Coronary Artery Chronic Total Occlusion (CTO)
Coronary artery disease impacts an estimated 1.2 million Americans each year. Coronary artery disease occurs when the arteries that feed the heart become narrowed or blocked with a build-up of fatty deposits and plaque on the inner walls of the arteries. This build-up restricts blood flow to the heart. Without adequate blood flow, the heart is starved of the oxygen and vital nutrients it needs to function properly.
The most common symptom of coronary artery disease is angina or chest pain. Often, because there is a severe decrease in blood flow, the heart’s remaining coronary arteries detour or reroute blood to the compromised area. Whether or not detour blood vessels form around a CTO, blood flow is still compromised. This results in angina-like symptoms that, over time, can reduce cardiac function and lead to congestive heart failure. Both of these conditions come with their own symptoms that include chest pain as well as shortness of breath and fatigue – all of which can limit a person’s ability to do the things they enjoy.
While CTO treatment is more involved and complex than a typical catheterization, the procedure is still minimally invasive and patients often return home the following day. After the CTO procedure, many patients frequently enjoy a dramatic reduction of symptoms.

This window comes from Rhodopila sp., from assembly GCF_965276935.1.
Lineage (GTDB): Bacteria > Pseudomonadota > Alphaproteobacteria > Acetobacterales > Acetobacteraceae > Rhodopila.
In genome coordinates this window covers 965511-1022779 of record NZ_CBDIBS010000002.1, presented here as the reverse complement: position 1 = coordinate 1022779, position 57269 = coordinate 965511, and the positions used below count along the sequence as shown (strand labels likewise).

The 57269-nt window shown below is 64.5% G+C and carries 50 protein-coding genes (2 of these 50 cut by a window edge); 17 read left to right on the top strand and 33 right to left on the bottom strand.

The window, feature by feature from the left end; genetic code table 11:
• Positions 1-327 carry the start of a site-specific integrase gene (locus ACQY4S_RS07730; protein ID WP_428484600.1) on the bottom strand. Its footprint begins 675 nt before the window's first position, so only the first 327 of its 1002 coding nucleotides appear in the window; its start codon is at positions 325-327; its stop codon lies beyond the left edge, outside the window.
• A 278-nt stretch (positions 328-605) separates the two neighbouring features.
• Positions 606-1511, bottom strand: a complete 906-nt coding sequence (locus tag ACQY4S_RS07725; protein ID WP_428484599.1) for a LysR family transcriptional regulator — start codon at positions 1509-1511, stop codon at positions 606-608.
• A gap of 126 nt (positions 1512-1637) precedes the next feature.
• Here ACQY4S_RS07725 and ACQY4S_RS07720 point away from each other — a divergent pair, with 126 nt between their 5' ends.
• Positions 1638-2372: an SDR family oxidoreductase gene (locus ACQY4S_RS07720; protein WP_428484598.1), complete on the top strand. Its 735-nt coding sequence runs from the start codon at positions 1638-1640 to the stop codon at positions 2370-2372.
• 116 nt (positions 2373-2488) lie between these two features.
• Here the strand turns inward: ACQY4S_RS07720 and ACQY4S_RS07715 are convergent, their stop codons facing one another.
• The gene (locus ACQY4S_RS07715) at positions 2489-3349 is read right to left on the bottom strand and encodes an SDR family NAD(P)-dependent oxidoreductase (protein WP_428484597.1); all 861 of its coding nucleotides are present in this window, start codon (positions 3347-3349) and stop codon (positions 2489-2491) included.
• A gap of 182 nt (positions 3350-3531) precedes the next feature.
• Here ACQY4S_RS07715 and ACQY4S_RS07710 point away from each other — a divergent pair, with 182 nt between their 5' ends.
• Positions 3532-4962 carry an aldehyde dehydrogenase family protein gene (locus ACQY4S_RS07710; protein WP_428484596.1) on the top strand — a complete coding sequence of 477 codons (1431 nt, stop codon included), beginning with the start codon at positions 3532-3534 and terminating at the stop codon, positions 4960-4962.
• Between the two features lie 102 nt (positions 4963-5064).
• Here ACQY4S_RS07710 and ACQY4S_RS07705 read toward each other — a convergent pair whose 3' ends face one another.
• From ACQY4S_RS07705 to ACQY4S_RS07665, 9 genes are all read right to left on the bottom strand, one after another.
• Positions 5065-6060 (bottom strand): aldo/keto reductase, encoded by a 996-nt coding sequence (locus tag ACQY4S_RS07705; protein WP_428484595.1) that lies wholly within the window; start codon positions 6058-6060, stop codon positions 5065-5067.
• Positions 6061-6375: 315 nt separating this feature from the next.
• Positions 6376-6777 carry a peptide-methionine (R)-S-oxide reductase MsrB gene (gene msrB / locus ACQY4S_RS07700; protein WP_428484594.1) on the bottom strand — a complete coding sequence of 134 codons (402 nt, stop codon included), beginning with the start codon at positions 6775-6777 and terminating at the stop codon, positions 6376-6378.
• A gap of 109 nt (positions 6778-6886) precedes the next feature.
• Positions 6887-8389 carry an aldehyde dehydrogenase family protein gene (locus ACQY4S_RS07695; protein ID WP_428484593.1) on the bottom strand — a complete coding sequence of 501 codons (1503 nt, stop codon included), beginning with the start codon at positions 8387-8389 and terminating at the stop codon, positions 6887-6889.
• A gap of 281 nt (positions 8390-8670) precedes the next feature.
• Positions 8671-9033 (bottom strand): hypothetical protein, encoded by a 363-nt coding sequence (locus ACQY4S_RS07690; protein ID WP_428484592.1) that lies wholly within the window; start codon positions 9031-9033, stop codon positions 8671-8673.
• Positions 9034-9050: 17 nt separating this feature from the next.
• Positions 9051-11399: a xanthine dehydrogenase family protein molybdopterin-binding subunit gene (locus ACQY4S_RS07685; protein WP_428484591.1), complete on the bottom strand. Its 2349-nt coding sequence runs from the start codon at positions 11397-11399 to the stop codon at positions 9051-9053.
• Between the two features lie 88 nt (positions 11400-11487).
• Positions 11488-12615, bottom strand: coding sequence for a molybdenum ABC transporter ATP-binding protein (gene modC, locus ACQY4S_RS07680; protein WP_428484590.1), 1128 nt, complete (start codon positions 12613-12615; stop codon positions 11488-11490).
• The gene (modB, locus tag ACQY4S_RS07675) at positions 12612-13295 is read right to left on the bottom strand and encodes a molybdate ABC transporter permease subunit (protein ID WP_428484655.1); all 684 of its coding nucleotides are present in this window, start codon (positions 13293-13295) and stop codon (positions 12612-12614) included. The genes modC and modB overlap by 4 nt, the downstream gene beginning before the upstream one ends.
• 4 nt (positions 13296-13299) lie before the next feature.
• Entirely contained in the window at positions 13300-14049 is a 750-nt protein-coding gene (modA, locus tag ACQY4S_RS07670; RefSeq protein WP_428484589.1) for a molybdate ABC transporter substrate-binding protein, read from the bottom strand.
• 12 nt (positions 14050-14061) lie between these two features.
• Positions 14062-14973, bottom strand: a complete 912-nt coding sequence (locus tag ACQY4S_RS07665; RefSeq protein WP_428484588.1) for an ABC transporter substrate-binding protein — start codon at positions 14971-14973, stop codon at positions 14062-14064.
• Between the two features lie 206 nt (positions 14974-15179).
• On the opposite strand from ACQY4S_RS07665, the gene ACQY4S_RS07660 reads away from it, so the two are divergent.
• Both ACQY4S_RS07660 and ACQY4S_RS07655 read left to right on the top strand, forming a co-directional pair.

CTO@prairieheart.com • 217-757-6120
How is my CTO treated?
Dr. Jack Hall, medical director of the Prairie Coronary Artery CTO program at the Prairie Heart Institute, is specially trained in advanced CTO treatment. Dr. Hall will personalize a treatment plan for each patient with CTO based on the severity of their symptoms as well as their coronary artery disease. The Prairie Coronary Artery CTO program utilizes the latest techniques ensuring patients have access to the latest technologies and treatment options.
During the procedure, Dr. Hall and his team enter the patient’s body through a small incision near the patient’s groin or wrist, using tiny specialty wires and other minimally invasive devices to approach the CTO blockage(s) of the heart. Unlike a typical cardiac catheterization, CTO treatment often involves guiding these specialty wires and devices through or around the blockage within the artery wall. For some patients, the collaterals that have formed may be used to deliver the specialty devices to the blockage.